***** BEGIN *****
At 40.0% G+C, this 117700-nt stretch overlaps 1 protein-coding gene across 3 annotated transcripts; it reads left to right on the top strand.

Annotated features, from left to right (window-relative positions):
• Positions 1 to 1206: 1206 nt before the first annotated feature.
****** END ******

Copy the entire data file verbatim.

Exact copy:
At 40.0% G+C, this 117700-nt stretch overlaps 1 protein-coding gene across 3 annotated transcripts; it reads left to right on the top strand.

Annotated features, from left to right (window-relative positions):
• Positions 1 to 1206: 1206 nt before the first annotated feature.